Our very own, Sarah Cripps is gracing the pages of Niche magazine with some top tips for employing a young apprentice.

Niche Magazine April 2020It is so important to us to help young people find a career through apprenticeships. To help make this happen, employers need to fully understand how to support their young apprentice to get the best results for everyone.



Niche Magazine April 2020How to employ a young apprentice

We have seen a 40% growth in businesses using our specialised apprenticeship recruitment service, however, there is still some uncertainty about employing an apprentice.

Young people are opting to do an apprenticeship instead of going to college or university so they can ‘earn whilst they learn’. And businesses are investing in new apprentices to help grow their business and kick start someone’s career. The commitment to gaining and offering for

mal accreditation is very encouraging.

Apprenticeships are an amazing programme to invest in for the employer and the young person. However, there is still some uncertainty, myths and non-truths about employing an apprentice.

Here are my top tips for employing a young apprentice:

  1. If you are just looking to take on cheap labour, an apprentice isn’t the right option. Yes, the salary can be lower than other employees, but you have a greater responsibility for your apprentice than just their wages. Employing an apprentice can be a cost-effective way to grow your business but they will need an investment of time and effort to help them flourish.
  2. Have an assessment centre day. A formal interview can be very intimidating, whereas in a group assessment centre you will see someone’s personality and potential in a much fairer and more natural and relaxed environment.
  3. Create a plan so they will always have safe support. If your apprentice is new to the world of work, it will be a steep learning curve for them. In the early days they will need direction, support and care so they feel comfortable. Having a ‘buddy’ and developing a ‘working practices paper’ is something we recommend. State the importance of timekeeping, set parameters on social media protocols and define a dress code. Who’s been your best boss in your career and why? Be that best role model for an apprentice.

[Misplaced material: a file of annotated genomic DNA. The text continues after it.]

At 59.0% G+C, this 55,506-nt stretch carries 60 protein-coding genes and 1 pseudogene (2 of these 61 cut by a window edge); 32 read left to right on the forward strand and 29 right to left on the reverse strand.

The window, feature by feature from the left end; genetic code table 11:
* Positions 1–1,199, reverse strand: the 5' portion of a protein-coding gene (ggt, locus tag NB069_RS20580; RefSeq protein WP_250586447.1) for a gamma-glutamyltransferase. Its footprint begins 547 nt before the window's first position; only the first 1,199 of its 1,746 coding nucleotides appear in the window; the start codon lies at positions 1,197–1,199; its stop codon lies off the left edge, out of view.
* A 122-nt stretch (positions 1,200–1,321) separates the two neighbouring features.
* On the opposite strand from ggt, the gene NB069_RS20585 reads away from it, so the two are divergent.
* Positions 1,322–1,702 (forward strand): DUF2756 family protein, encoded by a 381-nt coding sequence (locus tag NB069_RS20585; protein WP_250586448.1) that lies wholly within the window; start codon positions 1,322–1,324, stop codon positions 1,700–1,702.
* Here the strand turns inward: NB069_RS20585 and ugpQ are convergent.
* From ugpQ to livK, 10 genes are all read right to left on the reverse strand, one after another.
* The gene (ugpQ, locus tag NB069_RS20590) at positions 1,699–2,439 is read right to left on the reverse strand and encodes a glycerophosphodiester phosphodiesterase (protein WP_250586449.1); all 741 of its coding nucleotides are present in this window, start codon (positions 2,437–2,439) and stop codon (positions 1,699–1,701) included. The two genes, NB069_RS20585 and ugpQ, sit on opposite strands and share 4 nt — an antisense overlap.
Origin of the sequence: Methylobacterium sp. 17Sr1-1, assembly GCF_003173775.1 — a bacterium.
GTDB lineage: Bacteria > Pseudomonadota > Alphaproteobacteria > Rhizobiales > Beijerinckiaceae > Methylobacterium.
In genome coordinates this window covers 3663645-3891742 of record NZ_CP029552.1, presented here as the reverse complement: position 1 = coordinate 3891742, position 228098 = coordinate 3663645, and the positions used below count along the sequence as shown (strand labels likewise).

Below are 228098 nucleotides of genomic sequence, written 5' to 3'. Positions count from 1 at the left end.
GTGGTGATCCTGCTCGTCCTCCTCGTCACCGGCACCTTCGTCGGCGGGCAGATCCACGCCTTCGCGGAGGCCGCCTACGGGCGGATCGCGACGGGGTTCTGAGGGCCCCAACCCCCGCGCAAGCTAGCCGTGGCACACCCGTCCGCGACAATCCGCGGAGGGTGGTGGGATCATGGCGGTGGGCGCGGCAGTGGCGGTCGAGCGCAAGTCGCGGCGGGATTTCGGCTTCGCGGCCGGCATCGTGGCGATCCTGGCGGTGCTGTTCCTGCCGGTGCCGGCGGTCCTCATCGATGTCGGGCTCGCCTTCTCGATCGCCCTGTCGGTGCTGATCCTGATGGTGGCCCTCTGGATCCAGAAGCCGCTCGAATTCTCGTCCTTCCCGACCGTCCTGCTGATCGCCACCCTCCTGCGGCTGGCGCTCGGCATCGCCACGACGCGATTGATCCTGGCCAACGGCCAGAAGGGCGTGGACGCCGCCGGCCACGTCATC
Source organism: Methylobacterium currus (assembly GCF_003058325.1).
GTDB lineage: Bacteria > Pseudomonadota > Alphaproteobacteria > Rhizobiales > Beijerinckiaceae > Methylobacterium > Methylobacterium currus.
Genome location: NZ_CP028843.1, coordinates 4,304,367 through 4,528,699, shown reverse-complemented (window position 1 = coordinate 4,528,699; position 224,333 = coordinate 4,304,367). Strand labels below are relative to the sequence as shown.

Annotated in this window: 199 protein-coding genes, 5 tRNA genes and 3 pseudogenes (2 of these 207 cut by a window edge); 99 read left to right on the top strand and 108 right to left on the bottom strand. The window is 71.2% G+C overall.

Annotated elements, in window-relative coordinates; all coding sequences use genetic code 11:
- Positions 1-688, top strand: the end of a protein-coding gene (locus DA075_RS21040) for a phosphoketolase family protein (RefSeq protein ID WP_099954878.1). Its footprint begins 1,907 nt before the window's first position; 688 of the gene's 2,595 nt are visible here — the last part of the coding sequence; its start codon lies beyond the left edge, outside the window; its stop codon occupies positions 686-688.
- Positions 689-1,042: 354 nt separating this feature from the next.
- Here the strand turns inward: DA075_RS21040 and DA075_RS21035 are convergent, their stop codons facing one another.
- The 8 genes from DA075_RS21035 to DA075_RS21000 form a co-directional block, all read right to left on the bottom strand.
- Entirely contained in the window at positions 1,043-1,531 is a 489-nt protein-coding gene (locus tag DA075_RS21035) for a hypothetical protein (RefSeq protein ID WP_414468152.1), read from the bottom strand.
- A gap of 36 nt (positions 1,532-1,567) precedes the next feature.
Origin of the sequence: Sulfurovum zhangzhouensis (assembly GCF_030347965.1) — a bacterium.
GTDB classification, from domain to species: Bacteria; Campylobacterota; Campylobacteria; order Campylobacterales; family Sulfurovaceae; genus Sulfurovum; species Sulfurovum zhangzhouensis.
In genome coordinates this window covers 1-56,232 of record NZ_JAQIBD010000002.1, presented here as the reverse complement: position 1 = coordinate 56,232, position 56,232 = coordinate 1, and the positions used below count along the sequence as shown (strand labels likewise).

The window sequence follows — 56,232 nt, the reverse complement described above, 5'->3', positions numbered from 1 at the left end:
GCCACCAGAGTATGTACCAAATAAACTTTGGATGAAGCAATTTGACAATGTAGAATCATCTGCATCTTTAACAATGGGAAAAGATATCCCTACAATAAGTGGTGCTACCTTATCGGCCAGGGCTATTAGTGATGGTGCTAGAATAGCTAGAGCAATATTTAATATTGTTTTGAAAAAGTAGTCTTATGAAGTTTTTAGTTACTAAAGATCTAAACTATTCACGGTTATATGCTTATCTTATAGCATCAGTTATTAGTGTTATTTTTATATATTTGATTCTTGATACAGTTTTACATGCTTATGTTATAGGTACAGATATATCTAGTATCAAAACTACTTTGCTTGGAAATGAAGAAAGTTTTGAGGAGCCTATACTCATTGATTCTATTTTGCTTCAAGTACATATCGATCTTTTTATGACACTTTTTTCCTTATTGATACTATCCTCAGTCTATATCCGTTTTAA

4. Establish how their targets align with your business. You will be responsible for your apprentice’s practical learning and development. Learning and development works best when it dovetails with the accredited apprenticeship programme and we’re happy to give further advice on this. We can also recommend training providers that have all gone through our due diligence process.
  5. Map out the future potential of the role so they have an influenceable goal. Make sure your apprentice understands what you expect from their role, how it can develop and where it could lead. Give them enough scope to help shape the future and consider reverse mentoring; what can they teach your organisation?
  6. Make the transition into work smooth. If this is their first full-time job it is going to be an enormous change for them. You could start them off with a shorter working day for example. Ease them in gently so you can allow them time to grow and bed in.
  7. Reward and recognition. Always celebrate success, give praise and include your apprentice in everything you do as a business wherever possible. If they feel like a valued member of the team, they will care more about what they do.


Helping to kick start a young person’s career is an amazing thing for social responsibility, them and your business. If you’d like some support with this process, we’re here and ready to help you get the right person and the right programme.


See the full article here on page 54


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